Fossils from the polar regions are a rarity, and it often boggles the mind to think of dinosaurs in the ice and snow of places like Antarctica. During the Late Jurassic, Antarctica was part of Gondwanaland, so was warmer and host to a large number of dinosaurs, such as the theropod Cryolophosaurus, nicknamed “Elvisaurus” for its phenomenal crest. Several toy companies have recreated this dinosaur, including Geoworld in their first expedition, the subject of this review.
As with all my reviews of Geoworld, I will start with the fact card, as this often sees the worst of Geoworld’s largest problem: plagiarism. While I can’t find any art that precisely matches, the older style to the piece does make me suspicious.
Onto the figure itself! This figure boasts a 1:30 scale, resulting in a length of 7.2” and a height of 4.5” (5” with the rock). The paint is patchy purple on a greyish-green body, which isn’t as terrible as the colour scheme of other Geoworld figures, but the application is awful. They put eye spots on the crest as a display feature, like a peacock. This would be great, but they took no care in placing them, as one is lower down the crest than the other. The pose is dynamic, roaring into the sky. This would be great… if it wasn’t a pose Geoworld uses a lot for its theropods.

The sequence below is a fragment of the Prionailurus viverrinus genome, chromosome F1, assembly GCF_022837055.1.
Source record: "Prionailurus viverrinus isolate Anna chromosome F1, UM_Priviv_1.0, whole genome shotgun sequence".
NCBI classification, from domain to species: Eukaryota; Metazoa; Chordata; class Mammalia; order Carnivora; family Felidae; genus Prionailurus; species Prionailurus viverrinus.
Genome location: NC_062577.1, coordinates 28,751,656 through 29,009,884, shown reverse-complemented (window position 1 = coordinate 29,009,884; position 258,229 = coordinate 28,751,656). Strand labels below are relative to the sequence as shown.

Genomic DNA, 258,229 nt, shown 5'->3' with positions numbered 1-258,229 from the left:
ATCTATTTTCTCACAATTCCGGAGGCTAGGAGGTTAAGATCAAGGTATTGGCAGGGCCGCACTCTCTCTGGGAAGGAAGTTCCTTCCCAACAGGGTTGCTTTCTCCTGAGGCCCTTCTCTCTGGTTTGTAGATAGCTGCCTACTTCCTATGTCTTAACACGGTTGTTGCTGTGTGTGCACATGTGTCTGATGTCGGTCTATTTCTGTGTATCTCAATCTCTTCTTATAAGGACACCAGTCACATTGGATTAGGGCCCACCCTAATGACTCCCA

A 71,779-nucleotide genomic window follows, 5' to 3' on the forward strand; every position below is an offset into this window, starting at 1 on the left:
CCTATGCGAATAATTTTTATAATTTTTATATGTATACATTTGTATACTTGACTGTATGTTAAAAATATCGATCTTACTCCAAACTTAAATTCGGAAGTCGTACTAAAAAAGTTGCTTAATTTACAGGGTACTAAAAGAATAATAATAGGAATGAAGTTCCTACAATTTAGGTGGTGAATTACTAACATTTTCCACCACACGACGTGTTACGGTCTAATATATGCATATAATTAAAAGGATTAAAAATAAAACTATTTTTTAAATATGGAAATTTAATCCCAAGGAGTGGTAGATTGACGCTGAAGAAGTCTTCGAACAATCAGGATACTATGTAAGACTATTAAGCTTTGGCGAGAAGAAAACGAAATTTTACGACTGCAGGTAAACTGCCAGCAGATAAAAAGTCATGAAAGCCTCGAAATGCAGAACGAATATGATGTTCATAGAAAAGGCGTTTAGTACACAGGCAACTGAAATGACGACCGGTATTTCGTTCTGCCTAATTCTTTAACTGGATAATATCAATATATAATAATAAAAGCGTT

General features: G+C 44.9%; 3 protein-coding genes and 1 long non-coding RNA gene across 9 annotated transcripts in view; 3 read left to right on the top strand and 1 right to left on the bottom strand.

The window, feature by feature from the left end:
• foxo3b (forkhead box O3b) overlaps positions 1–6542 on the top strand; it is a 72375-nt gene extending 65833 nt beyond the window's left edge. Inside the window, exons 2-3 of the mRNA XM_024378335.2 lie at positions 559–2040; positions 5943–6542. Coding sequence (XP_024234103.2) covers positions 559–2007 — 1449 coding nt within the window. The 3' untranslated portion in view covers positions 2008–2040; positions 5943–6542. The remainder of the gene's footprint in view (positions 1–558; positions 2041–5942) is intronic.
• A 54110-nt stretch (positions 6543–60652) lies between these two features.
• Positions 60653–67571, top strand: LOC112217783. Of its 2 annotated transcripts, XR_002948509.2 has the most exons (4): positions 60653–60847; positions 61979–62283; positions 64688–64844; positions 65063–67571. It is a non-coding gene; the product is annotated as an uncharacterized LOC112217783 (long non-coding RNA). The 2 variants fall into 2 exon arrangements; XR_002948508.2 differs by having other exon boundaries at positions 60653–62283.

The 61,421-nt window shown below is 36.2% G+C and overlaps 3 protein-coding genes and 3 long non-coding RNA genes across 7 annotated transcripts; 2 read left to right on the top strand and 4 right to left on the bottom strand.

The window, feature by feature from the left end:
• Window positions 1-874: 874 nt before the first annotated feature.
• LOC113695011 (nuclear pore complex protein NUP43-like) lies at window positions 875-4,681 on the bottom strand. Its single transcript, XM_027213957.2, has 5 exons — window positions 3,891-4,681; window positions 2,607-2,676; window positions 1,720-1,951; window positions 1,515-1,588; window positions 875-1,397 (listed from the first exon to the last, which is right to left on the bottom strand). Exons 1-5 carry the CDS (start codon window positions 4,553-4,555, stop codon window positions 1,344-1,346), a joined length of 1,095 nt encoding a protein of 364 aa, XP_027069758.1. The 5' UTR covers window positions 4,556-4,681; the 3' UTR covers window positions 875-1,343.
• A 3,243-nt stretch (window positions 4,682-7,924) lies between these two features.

Now for accuracy. While the proportions of the limbs, tail and body are pretty good, there are a lot of faults. The skull is completely wrong, the lower jaw to slim and the upper too rounded, leading to an oversized crest, exaggerating this feature too far. The figure also features an annoying half pronation of the wrists, with one correct, the other wrong. I don’t know if that makes it half right or just doubly annoying. I also feel the neck is too short on this figure.
This figure shows a lot of classic flaws from the early sets of Geoworld, from inaccuracies to a general cheap feel of its plastic. While Cryolophosaurus doesn’t have a huge number of releases, you can find much better ones than this.